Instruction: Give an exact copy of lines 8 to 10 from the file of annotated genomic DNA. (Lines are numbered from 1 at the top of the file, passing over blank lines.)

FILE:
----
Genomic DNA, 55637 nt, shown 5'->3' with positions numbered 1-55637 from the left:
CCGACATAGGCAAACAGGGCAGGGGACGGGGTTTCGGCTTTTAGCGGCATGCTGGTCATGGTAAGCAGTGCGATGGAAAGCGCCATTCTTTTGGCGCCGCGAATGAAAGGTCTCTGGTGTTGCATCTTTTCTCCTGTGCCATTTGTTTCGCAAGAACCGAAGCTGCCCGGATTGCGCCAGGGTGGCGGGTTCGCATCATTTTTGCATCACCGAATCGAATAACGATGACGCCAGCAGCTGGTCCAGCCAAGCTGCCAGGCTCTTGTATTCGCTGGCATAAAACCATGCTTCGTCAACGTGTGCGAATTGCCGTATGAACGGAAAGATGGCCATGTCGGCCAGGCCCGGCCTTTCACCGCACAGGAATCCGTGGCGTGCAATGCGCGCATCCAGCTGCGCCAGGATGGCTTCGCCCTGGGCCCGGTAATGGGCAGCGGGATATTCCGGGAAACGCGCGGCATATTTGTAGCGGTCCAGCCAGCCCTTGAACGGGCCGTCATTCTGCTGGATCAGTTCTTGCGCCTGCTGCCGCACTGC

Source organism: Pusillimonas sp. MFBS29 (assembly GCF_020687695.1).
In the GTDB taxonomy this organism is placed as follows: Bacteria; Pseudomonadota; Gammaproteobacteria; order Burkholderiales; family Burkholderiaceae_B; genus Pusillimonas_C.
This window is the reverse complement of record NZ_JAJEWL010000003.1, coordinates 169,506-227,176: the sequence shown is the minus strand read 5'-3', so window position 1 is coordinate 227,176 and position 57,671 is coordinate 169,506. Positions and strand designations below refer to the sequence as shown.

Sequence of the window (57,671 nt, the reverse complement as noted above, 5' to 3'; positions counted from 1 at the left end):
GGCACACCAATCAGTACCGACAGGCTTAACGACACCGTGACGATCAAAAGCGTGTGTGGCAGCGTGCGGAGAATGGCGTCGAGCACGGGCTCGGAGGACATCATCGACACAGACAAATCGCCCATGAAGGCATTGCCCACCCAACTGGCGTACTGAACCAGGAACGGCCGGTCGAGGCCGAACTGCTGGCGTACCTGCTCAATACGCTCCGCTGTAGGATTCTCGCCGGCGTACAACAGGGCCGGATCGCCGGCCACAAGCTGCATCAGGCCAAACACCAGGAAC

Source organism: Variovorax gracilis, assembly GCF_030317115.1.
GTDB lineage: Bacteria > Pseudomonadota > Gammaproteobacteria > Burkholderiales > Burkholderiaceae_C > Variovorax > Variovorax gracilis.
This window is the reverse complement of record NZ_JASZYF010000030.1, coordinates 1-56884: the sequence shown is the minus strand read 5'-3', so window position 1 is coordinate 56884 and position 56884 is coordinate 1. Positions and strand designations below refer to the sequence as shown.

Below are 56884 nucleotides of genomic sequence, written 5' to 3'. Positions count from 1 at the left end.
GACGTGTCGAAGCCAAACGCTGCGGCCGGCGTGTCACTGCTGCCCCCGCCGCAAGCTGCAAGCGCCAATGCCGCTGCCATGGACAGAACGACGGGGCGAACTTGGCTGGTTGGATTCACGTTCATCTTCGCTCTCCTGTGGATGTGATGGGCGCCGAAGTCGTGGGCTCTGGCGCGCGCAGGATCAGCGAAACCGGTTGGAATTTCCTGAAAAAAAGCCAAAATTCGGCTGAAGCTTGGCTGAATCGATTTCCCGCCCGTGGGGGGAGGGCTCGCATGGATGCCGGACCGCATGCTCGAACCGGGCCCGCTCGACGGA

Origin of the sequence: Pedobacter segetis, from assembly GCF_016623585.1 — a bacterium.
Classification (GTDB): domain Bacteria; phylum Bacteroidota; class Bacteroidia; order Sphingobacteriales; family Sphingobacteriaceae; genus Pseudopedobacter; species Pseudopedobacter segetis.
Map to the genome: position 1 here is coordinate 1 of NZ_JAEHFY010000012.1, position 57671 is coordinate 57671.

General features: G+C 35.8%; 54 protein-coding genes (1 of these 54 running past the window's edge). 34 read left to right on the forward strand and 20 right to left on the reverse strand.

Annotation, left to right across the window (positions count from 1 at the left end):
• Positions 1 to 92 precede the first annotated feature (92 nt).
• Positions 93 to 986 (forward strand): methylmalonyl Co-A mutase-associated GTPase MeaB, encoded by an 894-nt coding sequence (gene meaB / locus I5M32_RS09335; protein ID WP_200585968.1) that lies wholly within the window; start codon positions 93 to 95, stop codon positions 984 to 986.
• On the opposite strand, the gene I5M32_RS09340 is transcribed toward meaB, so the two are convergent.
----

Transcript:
Source organism: Variovorax gracilis, assembly GCF_030317115.1.
GTDB lineage: Bacteria > Pseudomonadota > Gammaproteobacteria > Burkholderiales > Burkholderiaceae_C > Variovorax > Variovorax gracilis.
This window is the reverse complement of record NZ_JASZYF010000030.1, coordinates 1-56884: the sequence shown is the minus strand read 5'-3', so window position 1 is coordinate 56884 and position 56884 is coordinate 1. Positions and strand designations below refer to the sequence as shown.